My sister is an organic farmer in Northern Vermont, and a vegetarian. Two of my kids are now vegetarians as well, and they took this post from her as a challenge.
Except... if you go read the blog post, it's more of a rant than a recipe. No, really. A good rant, and anti-tofu loaf rant, but a rant nonetheless. Still a challenge. Which we accepted.
First, we scoured the post to make a list of ingredients. Shopping and assembling were done without true direction, just going by the pictures. Oven temps? Time-to-cook? To use the food processor or not to use the food processor? These were all questions hovering somewhere near the kitchen ceiling, elusive and unanswered until we chose a path.
All those scrapings then got combined and chopped in the Cuisinart, along with chopped garlic, shallots, mushrooms and onion. It looked a little like veggie pate when it was blended. And then it got sauteed in a frying pan with butter...
Okay, it wasn't terribly pretty when it was put together. Each section was filled with stuffing, then the next layer was brushed with melted butter and snuggled into place, filled with stuffing, etc. A very large scallion nestled into the very center - not in the original recipe, but then again, there really isn't a recipe to follow.
The two halves were fitted together, and tied up with kitchen twine. I was actually on the phone with my brother in law, saying Happy Thanksgiving and whatnot, when the kids screamed that they needed help with the tying. The "kids" are 15 and 17. Really? Can't tie a knot? I apologized and hung up. I tied the knots.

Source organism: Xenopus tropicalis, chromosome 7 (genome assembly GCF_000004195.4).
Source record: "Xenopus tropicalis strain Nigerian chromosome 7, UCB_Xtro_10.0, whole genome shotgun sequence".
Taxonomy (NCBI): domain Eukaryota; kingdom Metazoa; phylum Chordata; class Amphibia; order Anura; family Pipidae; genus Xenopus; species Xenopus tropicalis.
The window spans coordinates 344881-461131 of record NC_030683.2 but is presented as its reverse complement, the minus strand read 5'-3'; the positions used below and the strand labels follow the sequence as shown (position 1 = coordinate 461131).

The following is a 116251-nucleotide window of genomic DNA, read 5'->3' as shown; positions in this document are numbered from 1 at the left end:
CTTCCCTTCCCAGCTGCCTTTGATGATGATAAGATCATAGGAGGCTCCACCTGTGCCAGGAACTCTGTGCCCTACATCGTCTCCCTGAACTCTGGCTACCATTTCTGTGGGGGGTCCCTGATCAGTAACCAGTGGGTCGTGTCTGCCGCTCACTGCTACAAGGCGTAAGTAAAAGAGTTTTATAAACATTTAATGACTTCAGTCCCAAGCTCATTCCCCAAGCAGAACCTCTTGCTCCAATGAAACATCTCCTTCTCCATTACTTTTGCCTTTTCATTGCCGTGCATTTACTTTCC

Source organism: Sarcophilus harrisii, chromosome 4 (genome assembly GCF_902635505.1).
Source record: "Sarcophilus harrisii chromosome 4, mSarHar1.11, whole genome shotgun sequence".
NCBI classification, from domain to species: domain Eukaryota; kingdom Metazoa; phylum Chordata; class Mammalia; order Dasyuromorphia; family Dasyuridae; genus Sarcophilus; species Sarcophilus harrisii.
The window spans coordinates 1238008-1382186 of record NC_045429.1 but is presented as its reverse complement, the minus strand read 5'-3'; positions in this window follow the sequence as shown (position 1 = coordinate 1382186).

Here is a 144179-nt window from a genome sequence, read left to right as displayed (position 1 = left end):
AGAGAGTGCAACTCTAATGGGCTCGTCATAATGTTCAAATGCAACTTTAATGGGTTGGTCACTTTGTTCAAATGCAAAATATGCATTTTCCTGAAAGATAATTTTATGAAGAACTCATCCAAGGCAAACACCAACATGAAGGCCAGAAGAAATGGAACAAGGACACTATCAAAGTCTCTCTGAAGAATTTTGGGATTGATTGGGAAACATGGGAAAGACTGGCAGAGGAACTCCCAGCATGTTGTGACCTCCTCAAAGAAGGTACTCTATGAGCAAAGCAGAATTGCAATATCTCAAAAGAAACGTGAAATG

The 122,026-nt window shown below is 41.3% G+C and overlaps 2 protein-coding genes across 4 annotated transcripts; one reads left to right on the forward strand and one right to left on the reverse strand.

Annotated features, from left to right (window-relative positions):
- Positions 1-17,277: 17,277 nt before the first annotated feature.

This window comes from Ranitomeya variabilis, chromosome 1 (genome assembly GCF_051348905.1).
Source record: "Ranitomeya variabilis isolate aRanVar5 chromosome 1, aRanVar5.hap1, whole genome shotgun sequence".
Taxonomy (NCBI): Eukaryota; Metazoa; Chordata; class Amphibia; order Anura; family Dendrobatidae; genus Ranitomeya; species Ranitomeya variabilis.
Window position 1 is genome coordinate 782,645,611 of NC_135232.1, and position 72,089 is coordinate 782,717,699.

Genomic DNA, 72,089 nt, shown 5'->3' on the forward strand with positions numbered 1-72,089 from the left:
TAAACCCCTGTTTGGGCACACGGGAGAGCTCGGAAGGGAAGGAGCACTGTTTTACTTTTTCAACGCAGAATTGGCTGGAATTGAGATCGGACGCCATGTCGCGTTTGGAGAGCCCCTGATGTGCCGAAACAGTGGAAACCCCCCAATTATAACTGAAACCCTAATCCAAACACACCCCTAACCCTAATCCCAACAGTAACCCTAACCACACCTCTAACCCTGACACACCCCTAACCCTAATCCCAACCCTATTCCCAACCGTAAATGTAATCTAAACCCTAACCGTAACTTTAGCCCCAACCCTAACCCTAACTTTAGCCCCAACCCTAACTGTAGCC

Okay, so our family "secret recipe" for cooking chicken or turkey is to add beer in the bottom of the pan to help keep it moist. We figured what the heck, beer will work for vegducken just the same way, right? No, the kids did not drink any. Cooking purposes only.
So then we're into a big grey area - what temperature? How long? Covered or uncovered? We chose 400 degrees, one hour and covered with foil to help steam. We also timed it to be finished a little after the turkey was done cooking (yes, we also cooked a turkey. We have a double oven and it's not Thanksgiving without turkey, no matter what my sisters say.) I made vegetarian gravy ahead of time, using vegetable stock, chopped onion and mushrooms, flour and spices. (It turned out really well. It was a good gravy day.)
The blog article shows the vegducken sliced into rounds and served on a platter. So that's what we did. It didn't come out as pretty as in the picture, but then again, we're not Epicurious. We're just an author and her veggie kids.
Was it tasty? You betcha. Was it worth the time and effort? Ummm, no, not according to the kids who did most of the work. It was good. But not fabulous.
It did, however, make for a fun Thanksgiving day in the kitchen.